Hairwise, Frankie is pretty low maintenance. I tend to take him to a groomer only for nail clipping and anal sac expressing (I’ll discuss the former soon but have spent way too much time this past month writing an article about the latter, so am on a dog butt break).
Recently, however, I decided to get him gussied up for a trip to the Ritz-Carlton Dove Mountain, with less than pleasant results. I can’t swear that his corneal ulcer was caused by careless grooming, but the timing of getting a hair in his eye that he rubbed at and which in turn led to the ulcer seems rather suspicious.
I trust the owner of the dog boutique/groomer I took Frankie to. Mistakes happen, and — an expensive vet visit later — Frankie is fine. Sadly, some dogs don’t survive a visit to the groomer.
Anyone with a water source and a pair of clippers can put out a dog-grooming shingle in many states, no license required. And these seemingly benign professionals — after all, groomers aren’t practicing medicine, right? — can pose grave dangers to your dog.
Among the things that you should look out for:
Similar to clothes dryers without the rotation, cage dryers are enclosures into which your dog is placed and blasted with air in order to dry his hair. Some units (see below) offer separate cages for more than one dog. These devices are good for groomers, who can increase the volume of their business by working on other dogs while yours is drying, but not so good for the dogs, who can’t escape (and who can’t sweat; they can only pant to try to cool themselves off). If the temperature is turned up too high and your dog is left in too long, she can dehydrate and die.
As a result of several canine fatalities, a few states are trying to outlaw cage dryers.
Some reputable groomers contend that they use only the unheated fan option, even going so far as to remove the heat coil. Others say they never set the temperature above 80 degrees and never leave the room. Maybe so, but why tempt fate? At the least, these enclosures are likely to frighten the bejeezus out of your dog.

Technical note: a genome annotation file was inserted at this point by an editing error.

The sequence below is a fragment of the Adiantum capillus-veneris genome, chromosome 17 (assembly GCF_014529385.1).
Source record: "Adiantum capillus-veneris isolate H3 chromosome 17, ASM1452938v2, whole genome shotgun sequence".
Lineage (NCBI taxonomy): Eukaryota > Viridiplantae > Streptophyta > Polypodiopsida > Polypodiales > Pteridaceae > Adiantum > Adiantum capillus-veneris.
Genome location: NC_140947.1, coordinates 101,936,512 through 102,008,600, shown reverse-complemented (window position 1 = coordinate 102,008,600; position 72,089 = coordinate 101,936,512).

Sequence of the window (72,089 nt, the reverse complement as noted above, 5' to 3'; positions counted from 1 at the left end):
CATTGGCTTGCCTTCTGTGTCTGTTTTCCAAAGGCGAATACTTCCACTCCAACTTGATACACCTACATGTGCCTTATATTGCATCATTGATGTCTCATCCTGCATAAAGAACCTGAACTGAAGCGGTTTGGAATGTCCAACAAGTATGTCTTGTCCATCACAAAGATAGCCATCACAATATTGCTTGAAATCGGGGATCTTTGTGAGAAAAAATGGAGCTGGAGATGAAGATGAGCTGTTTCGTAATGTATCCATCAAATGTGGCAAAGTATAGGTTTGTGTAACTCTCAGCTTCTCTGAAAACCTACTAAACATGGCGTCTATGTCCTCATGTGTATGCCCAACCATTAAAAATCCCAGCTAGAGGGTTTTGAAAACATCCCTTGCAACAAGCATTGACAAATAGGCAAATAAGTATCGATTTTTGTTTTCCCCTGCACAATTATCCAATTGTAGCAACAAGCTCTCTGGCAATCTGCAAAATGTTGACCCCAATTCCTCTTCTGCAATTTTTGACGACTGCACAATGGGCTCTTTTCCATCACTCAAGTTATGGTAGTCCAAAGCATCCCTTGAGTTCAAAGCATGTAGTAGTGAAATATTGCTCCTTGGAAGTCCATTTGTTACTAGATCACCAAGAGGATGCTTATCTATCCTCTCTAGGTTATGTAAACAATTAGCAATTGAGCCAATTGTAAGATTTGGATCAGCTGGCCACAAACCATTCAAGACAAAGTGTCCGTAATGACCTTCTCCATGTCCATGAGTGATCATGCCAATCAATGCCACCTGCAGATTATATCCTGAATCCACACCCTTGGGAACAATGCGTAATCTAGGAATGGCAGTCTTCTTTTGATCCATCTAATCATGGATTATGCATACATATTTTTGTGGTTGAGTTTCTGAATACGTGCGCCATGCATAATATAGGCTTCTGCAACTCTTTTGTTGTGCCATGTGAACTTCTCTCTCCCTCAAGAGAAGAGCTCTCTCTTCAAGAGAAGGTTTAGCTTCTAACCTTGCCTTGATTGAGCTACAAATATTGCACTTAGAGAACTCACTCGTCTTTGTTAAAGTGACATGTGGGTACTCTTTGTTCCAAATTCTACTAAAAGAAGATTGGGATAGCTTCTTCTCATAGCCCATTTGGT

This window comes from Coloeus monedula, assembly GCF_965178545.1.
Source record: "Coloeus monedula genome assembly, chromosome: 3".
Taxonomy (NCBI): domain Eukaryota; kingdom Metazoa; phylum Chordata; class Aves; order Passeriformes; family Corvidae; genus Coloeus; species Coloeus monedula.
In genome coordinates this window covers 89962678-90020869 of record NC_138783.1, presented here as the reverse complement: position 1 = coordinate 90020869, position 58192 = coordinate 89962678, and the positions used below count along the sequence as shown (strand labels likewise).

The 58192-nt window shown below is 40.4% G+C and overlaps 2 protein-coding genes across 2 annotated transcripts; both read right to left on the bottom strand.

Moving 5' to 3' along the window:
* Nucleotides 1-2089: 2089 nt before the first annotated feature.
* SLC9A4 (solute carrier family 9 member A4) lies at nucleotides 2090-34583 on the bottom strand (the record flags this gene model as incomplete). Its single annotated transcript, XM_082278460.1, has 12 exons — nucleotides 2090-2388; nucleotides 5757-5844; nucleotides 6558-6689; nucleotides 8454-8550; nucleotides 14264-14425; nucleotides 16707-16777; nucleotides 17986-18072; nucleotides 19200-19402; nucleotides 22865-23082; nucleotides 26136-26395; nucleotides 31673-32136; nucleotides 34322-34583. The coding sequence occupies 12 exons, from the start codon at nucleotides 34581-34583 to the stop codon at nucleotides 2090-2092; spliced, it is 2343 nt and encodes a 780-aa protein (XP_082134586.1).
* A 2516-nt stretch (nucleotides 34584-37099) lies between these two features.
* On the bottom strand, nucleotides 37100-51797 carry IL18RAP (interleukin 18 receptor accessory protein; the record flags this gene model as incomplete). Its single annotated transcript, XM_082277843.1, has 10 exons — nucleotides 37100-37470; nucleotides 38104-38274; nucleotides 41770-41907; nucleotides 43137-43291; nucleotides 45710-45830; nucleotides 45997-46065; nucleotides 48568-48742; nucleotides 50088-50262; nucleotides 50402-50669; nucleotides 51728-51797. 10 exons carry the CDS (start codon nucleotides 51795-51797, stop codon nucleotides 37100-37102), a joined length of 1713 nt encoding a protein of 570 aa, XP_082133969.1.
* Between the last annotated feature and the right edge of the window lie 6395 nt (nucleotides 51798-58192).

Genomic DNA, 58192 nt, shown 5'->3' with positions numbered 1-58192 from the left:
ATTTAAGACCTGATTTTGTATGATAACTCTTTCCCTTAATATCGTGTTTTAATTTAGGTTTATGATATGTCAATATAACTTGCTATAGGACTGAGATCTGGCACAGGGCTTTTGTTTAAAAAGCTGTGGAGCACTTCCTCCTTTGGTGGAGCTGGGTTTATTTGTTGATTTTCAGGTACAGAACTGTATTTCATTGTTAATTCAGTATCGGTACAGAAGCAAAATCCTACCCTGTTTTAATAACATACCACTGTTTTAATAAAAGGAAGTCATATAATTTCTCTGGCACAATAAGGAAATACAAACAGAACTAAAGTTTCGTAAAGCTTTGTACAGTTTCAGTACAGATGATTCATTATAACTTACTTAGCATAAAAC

If a groomer is sufficiently gentle –- and doesn’t use scary equipment — your dog shouldn’t need to be tranquilized. Some clients allow their dogs to be sedated, which is their prerogative (I guess), albeit one that should be used very sparingly. Some groomers, however, don’t ask –- and don’t tell. That constitutes practicing medicine without a license and without permission from the patient’s guardian. If your dog is allergic to them, tranquilizers can be as dangerous as cage dryers.
Imagine waiting in a doctor’s office all day with other equally stressed out patients, many of whom are yelling at each other and at the receptionist. Loud, frightening noises are coming from places that you can’t see. You can’t stretch your legs or get up to go to the bathroom. And you can’t read magazines, make phone calls, play video poker (party bets), or otherwise distract yourself.
Why would you want to subject your dog to that?
A good groomer should stagger appointments so that your dog is worked on and available to be picked up as quickly as possible. Two hours, total, is ideal; up to half a day is reasonable. A full day – fuggedaboudit. Taking your dog to a groomer isn’t, as some owners seem to regard it, a way to get free dog sitting.
If you’re just getting your dog’s nails clipped and/or anal sacs expressed, it’s reasonable to ask if you can wait; it shouldn’t take more than 10 minutes, total. I almost never (aforementioned corneal ulcer-causing appointment excepted) leave Frankie at a groomer; it would make us both unhappy.